The sourcebook compiles information on funding sources, policies and delivery mechanisms, with particular focus on projects in developing countries. It also describes how to develop a project proposal. Sources of information include donor agencies and countries, CPF members, international forest-related organizations and instruments, development banks, private sources, regional processes, foundations and international non-governmental organizations.
A major component of the sourcebook is the database of funding sources which contains information on over 350 funds and is a valuable starting point in the search for funding opportunities.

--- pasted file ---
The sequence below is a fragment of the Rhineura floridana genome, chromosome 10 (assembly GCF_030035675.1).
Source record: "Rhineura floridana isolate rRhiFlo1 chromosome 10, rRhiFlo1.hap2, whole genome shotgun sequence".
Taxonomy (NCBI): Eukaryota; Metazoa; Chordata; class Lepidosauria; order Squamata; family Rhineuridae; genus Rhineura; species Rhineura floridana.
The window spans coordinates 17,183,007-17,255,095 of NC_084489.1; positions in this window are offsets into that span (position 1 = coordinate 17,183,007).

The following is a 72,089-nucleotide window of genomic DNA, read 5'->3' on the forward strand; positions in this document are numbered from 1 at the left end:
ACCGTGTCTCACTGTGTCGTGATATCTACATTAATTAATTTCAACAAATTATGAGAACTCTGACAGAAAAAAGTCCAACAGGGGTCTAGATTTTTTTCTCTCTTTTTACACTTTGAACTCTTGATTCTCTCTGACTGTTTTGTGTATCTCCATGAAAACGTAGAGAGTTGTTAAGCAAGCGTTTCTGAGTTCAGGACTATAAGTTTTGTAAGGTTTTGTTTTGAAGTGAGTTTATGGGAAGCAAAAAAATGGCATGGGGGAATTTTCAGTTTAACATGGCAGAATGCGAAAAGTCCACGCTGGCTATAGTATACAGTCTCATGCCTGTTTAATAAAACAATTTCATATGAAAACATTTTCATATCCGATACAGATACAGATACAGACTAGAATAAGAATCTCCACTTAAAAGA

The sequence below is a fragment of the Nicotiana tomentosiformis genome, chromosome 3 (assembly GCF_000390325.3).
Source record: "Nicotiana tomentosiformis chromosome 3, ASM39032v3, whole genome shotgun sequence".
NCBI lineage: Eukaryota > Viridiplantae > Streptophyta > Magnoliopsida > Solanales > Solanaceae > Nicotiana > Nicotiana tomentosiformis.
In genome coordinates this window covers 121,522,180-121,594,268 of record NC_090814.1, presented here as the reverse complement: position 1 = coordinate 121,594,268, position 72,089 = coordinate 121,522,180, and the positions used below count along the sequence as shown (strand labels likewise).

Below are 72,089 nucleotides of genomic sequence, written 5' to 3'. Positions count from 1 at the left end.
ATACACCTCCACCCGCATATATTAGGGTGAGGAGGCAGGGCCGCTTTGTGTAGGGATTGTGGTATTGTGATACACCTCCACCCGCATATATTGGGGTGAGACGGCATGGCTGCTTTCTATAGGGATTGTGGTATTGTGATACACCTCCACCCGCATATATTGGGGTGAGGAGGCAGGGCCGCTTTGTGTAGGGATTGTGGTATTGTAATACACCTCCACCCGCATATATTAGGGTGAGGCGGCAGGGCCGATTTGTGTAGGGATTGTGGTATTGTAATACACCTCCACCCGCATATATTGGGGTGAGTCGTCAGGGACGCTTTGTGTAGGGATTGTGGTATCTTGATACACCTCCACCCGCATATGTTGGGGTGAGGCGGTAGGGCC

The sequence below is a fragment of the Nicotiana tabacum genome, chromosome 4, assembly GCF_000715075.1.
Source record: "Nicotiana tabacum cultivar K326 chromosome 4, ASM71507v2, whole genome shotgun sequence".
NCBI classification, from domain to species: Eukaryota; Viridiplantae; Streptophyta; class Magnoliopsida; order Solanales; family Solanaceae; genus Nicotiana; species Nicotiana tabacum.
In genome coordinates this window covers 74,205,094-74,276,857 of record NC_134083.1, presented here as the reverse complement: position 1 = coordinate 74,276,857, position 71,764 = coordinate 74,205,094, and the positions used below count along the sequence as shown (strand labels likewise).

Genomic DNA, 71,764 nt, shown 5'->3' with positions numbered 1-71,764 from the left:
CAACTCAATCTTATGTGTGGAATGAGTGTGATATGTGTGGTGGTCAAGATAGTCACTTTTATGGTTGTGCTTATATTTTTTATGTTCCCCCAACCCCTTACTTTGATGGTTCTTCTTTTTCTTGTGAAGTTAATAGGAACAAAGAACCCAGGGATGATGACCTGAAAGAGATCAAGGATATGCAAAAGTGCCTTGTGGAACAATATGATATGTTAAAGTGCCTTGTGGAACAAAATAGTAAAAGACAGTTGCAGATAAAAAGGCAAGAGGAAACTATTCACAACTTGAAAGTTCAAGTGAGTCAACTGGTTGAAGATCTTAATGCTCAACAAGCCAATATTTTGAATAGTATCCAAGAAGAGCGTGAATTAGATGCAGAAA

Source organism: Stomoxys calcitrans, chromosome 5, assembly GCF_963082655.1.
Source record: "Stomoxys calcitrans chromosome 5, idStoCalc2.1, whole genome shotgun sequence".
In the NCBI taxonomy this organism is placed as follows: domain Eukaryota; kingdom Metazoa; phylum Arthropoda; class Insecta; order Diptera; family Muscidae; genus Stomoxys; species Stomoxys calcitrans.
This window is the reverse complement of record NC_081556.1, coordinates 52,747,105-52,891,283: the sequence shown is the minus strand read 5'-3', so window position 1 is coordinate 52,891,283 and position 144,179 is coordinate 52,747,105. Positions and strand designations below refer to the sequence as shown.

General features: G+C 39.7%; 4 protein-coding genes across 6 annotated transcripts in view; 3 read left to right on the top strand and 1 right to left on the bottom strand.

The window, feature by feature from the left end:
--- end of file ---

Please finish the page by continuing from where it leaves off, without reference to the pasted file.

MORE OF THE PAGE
The sourcebook was developed and is maintained by FAO in collaboration with other CPF members and through participation with the Collaborative Partnership on Forests Network and the National Forest Programme Facility.
To obtain a copy of the CD-ROM please e-mail CPF-Sourcebook@fao.org
The sourcebook is also available in English, French and Spanish online: www.fao.org/forestry/cpf-sourcebook
Plantation forestry in the tropics – the role, silviculture, and use of planted forests for industrial, social, environmental, and agroforestry purposes. J. Evans & J. Turnbull. 2004. New York, NY, USA, Oxford University Press.
ISBN 0-19-852994-5 (hardcover). ISBN 0-19-850947-2 (paperback). 3rd edition.